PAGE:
Climate

Obama To Attend Final Day of Copenhagen summit
December 5, 2009 08:24 AM - Ross Colvin, Reuters

U.S. President Barack Obama will attend the end of the Copenhagen climate change summit, a late change of plan the White House attributed on Friday to growing momentum toward a new global accord. Obama was originally scheduled to attend the December 7-18 summit in Denmark on Wednesday before traveling to nearby Oslo to collect his Nobel Peace Prize. Some European officials and environmentalists had expressed surprise at the initial decision, pointing out most of the hard bargaining on cutting greenhouse gas emissions would likely take place at the climax of the summit, when dozens of other world leaders are also due to attend.

U.S. 2008 Greenhouse Gas Emission Fall 2.2%

Man-made U.S. greenhouse gas emissions fell last year as record oil prices and a weak economy reduced demand for fossil fuels, the U.S. Energy Information Administration said on Thursday. Output of the gases scientists blame for warming the planet fell 2.2 percent in 2008 from the prior year to 7,053 million tonnes of carbon dioxide (CO2) equivalent, the EIA said.

Smog problems off almost 50% in 2009
December 4, 2009 05:29 AM - Frank O'Donnell, Clean Air Watch

If you think there’s less smog this year, you are probably right. Thanks in large part to cooler temperatures and more rain, the number of dirty-air days for smog nationwide has dropped by almost half in 2009 compared to last year, according to a survey by the non-profit Clean Air Watch. The survey by Clean Air Watch volunteers is the first comprehensive snapshot of smog in the United States in 2009. It found that the national health standard for smog, technically ozone, was breached more than 2,600 times through August 31 at monitoring stations in 37 states and the District of Columbia.

Not Just the Polar Bear: Ten American Species Feeling the Heat from Climate Change

A new report, America’s Hottest Species, highlights a variety of American wildlife that is currently threatened by climate change from a small bird to a coral reef to the world’s largest marine turtle.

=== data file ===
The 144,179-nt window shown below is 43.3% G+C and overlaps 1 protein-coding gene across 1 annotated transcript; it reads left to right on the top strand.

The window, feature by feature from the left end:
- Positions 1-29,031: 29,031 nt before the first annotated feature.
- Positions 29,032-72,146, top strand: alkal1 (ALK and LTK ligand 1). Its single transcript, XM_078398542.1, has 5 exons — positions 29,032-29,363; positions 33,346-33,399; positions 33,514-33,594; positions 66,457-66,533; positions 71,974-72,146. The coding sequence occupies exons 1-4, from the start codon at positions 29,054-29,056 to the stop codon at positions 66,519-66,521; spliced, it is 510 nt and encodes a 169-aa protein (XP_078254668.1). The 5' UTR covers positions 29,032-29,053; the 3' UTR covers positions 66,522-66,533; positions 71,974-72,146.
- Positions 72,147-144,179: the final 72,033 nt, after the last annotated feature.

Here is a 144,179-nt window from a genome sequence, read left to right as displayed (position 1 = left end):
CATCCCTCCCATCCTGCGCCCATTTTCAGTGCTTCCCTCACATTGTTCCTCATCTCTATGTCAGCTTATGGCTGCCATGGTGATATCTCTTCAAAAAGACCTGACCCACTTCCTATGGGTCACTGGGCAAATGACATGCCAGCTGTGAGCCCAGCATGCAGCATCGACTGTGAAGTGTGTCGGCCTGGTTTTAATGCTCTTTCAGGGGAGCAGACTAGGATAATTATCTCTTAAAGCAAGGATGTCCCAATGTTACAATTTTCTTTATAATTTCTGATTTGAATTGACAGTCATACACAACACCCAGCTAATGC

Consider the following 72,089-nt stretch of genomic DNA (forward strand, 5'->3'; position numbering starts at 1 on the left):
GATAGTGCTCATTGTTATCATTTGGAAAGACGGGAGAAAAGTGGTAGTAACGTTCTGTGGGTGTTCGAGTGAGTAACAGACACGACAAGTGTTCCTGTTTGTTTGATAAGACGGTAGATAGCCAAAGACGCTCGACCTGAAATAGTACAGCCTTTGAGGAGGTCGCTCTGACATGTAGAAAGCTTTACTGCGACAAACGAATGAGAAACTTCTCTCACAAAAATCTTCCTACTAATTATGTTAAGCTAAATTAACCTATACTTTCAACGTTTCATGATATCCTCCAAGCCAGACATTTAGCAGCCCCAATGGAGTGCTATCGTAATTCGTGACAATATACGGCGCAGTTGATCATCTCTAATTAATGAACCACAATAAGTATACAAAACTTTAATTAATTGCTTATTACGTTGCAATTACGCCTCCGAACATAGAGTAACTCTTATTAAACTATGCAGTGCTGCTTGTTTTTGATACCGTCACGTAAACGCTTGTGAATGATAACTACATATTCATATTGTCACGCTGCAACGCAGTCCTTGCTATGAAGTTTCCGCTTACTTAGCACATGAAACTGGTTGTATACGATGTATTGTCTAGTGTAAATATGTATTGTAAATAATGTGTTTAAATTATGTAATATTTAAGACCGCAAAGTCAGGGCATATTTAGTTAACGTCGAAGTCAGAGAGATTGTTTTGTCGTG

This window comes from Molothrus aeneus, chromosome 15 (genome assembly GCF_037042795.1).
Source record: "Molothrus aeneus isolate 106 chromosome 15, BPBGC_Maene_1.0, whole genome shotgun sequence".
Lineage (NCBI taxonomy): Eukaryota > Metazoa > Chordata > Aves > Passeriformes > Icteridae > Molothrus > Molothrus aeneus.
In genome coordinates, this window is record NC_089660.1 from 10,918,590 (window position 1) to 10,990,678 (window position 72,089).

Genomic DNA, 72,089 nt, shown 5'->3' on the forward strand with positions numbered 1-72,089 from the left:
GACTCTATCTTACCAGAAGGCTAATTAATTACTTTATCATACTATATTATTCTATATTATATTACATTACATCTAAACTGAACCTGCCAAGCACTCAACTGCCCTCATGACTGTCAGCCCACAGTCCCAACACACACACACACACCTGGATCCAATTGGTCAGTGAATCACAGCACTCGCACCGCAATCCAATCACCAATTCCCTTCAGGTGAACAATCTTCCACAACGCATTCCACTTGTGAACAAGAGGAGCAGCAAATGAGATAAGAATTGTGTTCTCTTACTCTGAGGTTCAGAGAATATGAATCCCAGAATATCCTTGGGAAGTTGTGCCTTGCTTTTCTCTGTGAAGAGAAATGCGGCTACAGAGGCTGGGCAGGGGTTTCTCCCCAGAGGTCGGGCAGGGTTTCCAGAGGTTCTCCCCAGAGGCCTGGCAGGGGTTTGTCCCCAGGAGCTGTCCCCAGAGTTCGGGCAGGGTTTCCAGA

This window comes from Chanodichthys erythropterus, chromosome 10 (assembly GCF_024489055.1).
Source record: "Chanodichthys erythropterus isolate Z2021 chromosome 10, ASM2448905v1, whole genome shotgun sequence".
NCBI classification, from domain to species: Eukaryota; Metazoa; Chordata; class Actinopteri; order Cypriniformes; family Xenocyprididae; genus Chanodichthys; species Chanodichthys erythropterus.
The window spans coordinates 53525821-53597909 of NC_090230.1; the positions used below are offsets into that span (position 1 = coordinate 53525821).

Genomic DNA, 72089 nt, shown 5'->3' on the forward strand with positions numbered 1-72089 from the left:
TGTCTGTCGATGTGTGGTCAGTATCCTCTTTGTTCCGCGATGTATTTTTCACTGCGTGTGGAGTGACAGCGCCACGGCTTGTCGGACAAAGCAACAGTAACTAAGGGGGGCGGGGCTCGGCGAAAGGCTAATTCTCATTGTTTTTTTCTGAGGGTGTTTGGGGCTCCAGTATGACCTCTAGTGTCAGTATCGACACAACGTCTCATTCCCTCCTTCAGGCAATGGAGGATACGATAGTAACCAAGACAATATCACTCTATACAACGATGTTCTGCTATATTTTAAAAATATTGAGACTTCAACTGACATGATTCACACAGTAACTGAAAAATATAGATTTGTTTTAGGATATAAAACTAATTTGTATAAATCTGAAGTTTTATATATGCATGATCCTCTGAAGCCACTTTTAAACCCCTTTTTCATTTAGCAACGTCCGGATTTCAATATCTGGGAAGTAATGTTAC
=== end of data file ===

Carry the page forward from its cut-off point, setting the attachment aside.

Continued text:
Raising Livestock Does Not Have to be Bad for Climate

Food which is produced as a result of traditional grazing on this peninsula in particular, represents the very antithesis of that planet- wrecking scenario. In fact, meat and dairy products that are the result of very carefully managed grazing systems can lower carbon in the atmosphere.

Atlantic Hurricane Season Ends With Few Storms
December 2, 2009 08:50 AM - Roger Greenway, ENN

The 2009 Atlantic hurricane season officially ended at the end of November. This year there were the fewest named storms and hurricanes since 1997. Only nine named storms formed this year, including three hurricanes, two of which were major hurricanes at Category 3 strength or higher. These numbers fall within the ranges predicted in NOAA’s mid-season outlook issued in August, which called for seven to 11 named storms, three to six hurricanes, and one to two major hurricanes. An average season has 11 named storms and six hurricanes, including two major hurricanes.

The Changing Role of US Forest Management in Response to Climate Change
December 1, 2009 10:03 AM - Thomas Schueneman , Global Warming is Real

The US Forest Service may be moving in a new direction. US Forest Service Chief Tom Tidwell told his regional offices and station directors that "responding to the challenges of climate change in providing water and water-related ecosystem services is one of the most urgent tasks facing us as an agency. History will judge us by how well we respond to these challenges."

British Antarctic Survey Climate Review finds the Ozone Hole has Shielded Antarctica from Global Warming!
December 1, 2009 05:59 AM - Roger Greenway, ENN

An important report from the British Antarctic Survey (BAS) shows things aren’t always what they seem to be, and that our knowledge of our complex Earth is not a good as we thought. Sometimes problems are not what they seem to be, and sometimes a problem in one sense carries unknown benefits in other senses. The BAS is a global leader in studying the Antarctic, and it has recently published the first comprehensive review of the state of Antarctica’s climate and its relationship to the global climate system. The review — Antarctic Climate Change and the Environment — presents the latest research from the icy continent, identifies areas for future scientific research, and addresses the urgent questions that policy makers have about Antarctic melting, sea-level rise and biodiversity.

Eco City Proves Waste Management Can Reverse Greenhouse Trend

Cities can progress from consuming energy and emitting greenhouse gases (GHG) to actually producing energy while saving on GHG emissions, due to substitution of fossil fuels elsewhere. These findings are based on research in the city of Aalborg in Northern Denmark, published in Waste Management & Research. Cities following similar waste management strategies are already having a far-reaching impact on GHG emissions in some regions of Europe.

Dalai Lama says climate change needs global action
November 30, 2009 08:51 AM - Reuters

Tibet's exiled Buddhist spiritual leader the Dalai Lama entered the climate change debate on Monday, urging governments to take serious action and put global interests ahead of domestic concerns.

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